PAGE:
I still feel like I barely know anything about Avowed, but it's looking like a rare game that nails the wizard fantasy

I want to fling guys in the air and freeze them solid, not spam plinky plonky little missiles at them!

janeiro 18, 2024 - 23:00
I still feel like I barely know anything about Avowed, but it's looking like a rare game that nails the wizard fantasy

Avowed's second big showcase from Obsidian was kind of odd⁠—we still don't know much about its main story, and the one quest that we've seen was rather boilerplate: help a soldier who deserted or make him face "justice." It feels more like a respectable, middle of the pack quest than the one you use to show off your game. Four years since its first unveiling, we've heard a lot about what Avowed's doing with its main quest and world design, but haven't seen much of that.

But what has been shown off has me excited. There are those gorgeous environments that look like a perfect full-3D translation of Pillars of Eternity 2: Deadfire's impeccable pre-rendered look. There's also the combat, or more specifically, the magic: the impactful, powerful spells Avowed's shown off have me hoping it's the rare RPG (and even rarer action-RPG) that makes being a wizard fun.

(Image credit: Obsidian)

There are so many games where magic is just lame. Skyrim's summoning spells and behavior-altering illusions are sick, but otherwise the magic's all in convenient missile form, or otherwise simple effects like healing or invisibility. Dragon Age also disappointed me with its spells, which always felt so weak compared to the reality-warping power its mages are supposed to have.

Give me something like Morrowind, where there are spells to let you jump all the way across the map, and some dungeons even have out of the way treasure that's only accessible through the game's uniquely permissive levitation magic. Even before Baldur's Gate 3's masterclass on letting you just get weird with spells, Larian's always done an excellent job at making magic feel powerful and expansive: making enemies wet so they're more susceptible to lightning damage, maliciously teleporting them into lava pits, and turning them into chickens are just a few standouts that come to mind.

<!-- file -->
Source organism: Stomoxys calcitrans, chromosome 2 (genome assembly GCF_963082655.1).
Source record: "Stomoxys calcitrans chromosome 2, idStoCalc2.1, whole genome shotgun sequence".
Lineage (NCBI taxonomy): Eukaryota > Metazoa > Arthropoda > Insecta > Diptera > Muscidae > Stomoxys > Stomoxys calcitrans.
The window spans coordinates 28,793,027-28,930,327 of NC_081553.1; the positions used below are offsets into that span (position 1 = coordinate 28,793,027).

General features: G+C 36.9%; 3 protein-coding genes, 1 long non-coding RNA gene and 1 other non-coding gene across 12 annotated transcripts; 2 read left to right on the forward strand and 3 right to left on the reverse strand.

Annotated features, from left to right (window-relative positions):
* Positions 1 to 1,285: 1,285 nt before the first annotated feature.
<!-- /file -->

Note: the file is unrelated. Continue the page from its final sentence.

Avowed looks extremely promising on this front, with its most recent trailer demonstrating freezing and shattering enemies, force pulling them with telekinesis, and breaking them up with the sort of mass crowd control you don't usually see in a first-person RPG. There's even a gnarly-looking antigravity vortex spell in the first trailer that looks like the bigger brother to the Mass Effect series' Singularity ability.

That's what the wizard fantasy is all about to me, and more low-fi, old-school RPGs always seemed better able to tap into it⁠—they relied on your imagination to fill the gaps of less photorealistic graphics, or were able to more cheaply introduce awe-inspiring visual effects like Planescape Torment's high-level magic cutscenes. When you're trying to do the same thing in a modern game, good RPG magic needs this commitment to cool systemic interactions and even letting you break the game.

That magic feeling

(Image credit: Obsidian)

What we've seen in the trailers has me excited, but there are so many strange spells in Pillars of Eternity that I hope make it into Avowed. On the arcane side, I'd love to see battlefield-altering stuff like Wall of Force, or the mass-petrification spell Gaze of the Adragon. One of Pillars' signature spell-types were abilities like Ray of Fire where you create a beam between yourself and an anchor point, damaging any enemies in the way. This could get wonky with Avowed's new perspective, but wouldn't it also be sick to hit an enemy archer with Ray of Fire and then kite some mooks through it?

I've also wondered ever since Avowed's announcement how it might implement the psionic abilities exclusive to one of Pillars' coolest and most unique classes, the Cipher. Avowed seems more open-ended than the class-based Pillars games, but even if the class' unique mechanics aren't replicated, it'd be awesome to see mind reader powers used for dialogue-based quest solutions.

For all the open questions around Avowed's plot, quests, and characters, I'm excited to finally get my hands on it and become the kind of freakish, overpowered spellcaster so few games seem to want to allow. Its fall release is still many months away, but even this far out I know it's gotta be dual-wands weird magic guy or bust.

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